In other words, we're still working on things in what time we have available. Harvey had fun this afternoon playing with a couple of new trucks (new to him, straight out of a neighbor's trash yesterday!) and eating more dirt than I might have liked, but less than I might have expected. He sure looks cute out there. Even if we don't manage and vegetables we can take credit for growing a good baby.
On June 20th last year a little baby was born in the upstairs room of our house. We had only gotten one ultrasound during the pregnancy, and this at the very end, so the baby's gender remained a mystery to us until he popped out to greet us that Saturday evening. Around us, everyone was chomping at the bit to find out. Girl or Boy? Boy or Girl? For heaven sakes, I don't know which Precious Moments figurine to buy!!!!!
So that evening, after Harvey was fed and cleaned and dinner was served to the midwives, someone ran to our local party store and picked up a visual aid that would telegraph the news to all the neighborhood.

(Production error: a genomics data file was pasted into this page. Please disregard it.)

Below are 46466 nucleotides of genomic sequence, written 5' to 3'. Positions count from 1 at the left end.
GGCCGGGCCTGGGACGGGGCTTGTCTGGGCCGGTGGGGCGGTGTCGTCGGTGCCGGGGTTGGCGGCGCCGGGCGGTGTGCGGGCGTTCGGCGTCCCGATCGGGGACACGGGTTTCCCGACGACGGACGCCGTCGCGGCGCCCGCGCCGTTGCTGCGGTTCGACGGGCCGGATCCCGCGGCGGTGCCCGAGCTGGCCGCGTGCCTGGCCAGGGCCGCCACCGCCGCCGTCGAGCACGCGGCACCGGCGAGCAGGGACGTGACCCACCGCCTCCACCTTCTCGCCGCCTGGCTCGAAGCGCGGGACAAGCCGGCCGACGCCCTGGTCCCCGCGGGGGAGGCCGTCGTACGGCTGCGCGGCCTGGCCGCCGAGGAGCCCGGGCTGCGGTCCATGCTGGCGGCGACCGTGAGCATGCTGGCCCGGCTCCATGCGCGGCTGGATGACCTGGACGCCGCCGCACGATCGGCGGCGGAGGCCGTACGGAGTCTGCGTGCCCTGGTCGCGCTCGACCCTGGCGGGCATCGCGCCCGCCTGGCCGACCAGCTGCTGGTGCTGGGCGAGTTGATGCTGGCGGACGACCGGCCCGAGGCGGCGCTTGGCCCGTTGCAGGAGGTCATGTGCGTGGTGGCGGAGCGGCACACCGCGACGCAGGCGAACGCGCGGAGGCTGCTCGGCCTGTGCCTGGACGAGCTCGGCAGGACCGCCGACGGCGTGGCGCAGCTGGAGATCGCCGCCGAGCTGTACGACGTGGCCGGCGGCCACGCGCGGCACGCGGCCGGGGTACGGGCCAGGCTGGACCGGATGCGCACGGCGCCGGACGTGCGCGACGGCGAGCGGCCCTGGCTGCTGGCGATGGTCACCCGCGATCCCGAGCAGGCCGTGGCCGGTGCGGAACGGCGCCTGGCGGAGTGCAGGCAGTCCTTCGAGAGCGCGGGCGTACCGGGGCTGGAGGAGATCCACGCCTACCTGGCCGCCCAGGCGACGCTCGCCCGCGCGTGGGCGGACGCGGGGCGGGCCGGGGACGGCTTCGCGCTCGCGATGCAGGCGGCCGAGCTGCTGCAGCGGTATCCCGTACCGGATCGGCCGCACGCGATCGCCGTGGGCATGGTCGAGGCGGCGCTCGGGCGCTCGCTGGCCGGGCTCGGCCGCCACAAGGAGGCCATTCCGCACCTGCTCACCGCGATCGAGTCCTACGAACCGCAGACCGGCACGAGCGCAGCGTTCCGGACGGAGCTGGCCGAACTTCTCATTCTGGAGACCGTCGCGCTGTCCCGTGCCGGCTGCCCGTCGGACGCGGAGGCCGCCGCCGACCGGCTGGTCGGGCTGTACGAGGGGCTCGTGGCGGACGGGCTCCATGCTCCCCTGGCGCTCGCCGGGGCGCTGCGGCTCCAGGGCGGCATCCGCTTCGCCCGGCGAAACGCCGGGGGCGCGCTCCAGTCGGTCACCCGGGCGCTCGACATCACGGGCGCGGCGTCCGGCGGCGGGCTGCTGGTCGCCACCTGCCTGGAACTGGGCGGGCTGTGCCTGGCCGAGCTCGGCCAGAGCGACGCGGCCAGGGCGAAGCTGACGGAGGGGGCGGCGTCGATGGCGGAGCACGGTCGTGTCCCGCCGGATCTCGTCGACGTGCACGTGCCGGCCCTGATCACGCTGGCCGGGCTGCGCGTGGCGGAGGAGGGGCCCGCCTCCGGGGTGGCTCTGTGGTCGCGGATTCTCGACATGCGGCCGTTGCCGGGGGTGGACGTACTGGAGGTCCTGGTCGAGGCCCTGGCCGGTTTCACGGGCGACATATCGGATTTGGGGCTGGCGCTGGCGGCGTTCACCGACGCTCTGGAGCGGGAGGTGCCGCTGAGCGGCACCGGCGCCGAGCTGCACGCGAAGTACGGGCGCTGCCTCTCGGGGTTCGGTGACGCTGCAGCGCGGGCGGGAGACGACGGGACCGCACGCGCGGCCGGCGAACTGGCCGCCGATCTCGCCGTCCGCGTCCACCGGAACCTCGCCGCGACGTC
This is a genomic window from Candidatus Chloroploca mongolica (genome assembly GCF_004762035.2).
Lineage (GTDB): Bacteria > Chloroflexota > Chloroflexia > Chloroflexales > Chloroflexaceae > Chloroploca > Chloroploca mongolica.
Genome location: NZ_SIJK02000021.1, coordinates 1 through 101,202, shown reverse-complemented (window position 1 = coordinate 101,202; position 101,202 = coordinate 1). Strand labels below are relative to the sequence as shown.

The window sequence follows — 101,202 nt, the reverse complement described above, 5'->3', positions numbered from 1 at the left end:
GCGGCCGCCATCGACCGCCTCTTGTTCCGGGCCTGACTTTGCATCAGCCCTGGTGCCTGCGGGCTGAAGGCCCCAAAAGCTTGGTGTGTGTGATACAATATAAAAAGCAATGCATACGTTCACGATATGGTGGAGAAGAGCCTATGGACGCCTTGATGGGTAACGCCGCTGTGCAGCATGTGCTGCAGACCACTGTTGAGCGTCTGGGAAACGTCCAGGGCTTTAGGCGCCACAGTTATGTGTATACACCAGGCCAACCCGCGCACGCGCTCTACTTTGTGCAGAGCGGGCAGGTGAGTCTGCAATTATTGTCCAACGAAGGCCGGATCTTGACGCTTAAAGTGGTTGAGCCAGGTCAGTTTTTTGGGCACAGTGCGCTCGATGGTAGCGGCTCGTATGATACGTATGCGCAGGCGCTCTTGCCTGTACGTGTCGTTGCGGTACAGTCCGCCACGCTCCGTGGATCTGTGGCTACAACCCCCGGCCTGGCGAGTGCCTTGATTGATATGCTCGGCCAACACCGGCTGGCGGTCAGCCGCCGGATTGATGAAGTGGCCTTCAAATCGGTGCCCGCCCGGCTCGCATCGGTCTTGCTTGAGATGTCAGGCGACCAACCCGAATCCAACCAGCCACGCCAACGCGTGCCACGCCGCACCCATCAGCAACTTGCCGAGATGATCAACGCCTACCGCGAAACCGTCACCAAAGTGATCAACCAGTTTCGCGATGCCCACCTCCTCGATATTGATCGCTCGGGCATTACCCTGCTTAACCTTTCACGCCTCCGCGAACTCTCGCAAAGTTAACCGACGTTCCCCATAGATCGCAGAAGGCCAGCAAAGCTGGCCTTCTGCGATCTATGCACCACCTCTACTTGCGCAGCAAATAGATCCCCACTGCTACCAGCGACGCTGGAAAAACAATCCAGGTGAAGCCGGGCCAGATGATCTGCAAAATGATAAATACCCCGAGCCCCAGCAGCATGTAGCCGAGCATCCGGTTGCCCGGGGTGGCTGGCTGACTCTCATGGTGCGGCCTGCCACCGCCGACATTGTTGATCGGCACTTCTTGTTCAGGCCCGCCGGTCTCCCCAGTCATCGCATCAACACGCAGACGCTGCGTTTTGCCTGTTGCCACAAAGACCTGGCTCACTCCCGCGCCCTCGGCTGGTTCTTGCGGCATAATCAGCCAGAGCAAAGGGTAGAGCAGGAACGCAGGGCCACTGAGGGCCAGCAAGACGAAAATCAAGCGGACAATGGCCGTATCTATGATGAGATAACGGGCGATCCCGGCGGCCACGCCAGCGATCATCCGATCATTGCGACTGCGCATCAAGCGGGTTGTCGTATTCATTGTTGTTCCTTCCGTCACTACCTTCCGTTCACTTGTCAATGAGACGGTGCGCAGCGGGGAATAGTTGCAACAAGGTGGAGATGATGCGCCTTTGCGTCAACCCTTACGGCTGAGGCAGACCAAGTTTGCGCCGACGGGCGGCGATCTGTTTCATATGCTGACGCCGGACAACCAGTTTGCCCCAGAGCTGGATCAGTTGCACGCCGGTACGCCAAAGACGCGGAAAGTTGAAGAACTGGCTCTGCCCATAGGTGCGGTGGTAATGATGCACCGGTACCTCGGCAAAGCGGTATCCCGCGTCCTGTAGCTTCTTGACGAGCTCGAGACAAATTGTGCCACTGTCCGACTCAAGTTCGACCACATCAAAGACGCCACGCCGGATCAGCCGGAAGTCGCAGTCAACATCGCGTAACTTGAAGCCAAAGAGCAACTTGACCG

For the record, mylar balloons don't pop. They slowly deflate, floating lower and lower towards the ground into which they'll never biodegrade. Tied to a chair on our porch, our little balloon tugged at its string at first, jollily bouncing back and forth like the baby boy it represented. After a week or so it drooped a little. Another week and the knot tethering it in place was higher than the balloon itself. A few weeks later it had sunk to ground level. It stayed there several more months until we needed to move the chair. After that the balloon still stayed on the porch, dangerously approaching the category of trash. Out of sentimentality or laziness I couldn't find the strength to throw it away. Then I lost track. It blew away from view in the windy storms, and I thought I was spared a tough moment in mothering. Then Wednesday evening I heard Dan exclaim from the kitchen window:
"Look! That bird is dragging Harvey's balloon across the yard!"
It's true. A robin had taken hold of the bright blue string, and she wanted it for her nest. Unfortunately it was tied to an unwieldy piece of trash.
I ran out back with a pair of scissors in hand and separated the precious ribbon from mylar. I left both outside because I didn't want to scare the bird anymore, and really, the act with the scissors was as much as I could handle for the day. Then on Thursday morning as I walked down the front steps with Harvey and Rascal, I was almost decapitated by a low-flying bird. She bobbed from one bush to another with a brightly colored object in her mouth.
You can guess what it was.
Isn't this crazy world amazing? In our little bush there will soon be eggs, and then little baby birds. Spring follows spring. Life begets death (of balloons at least) and then begets life again.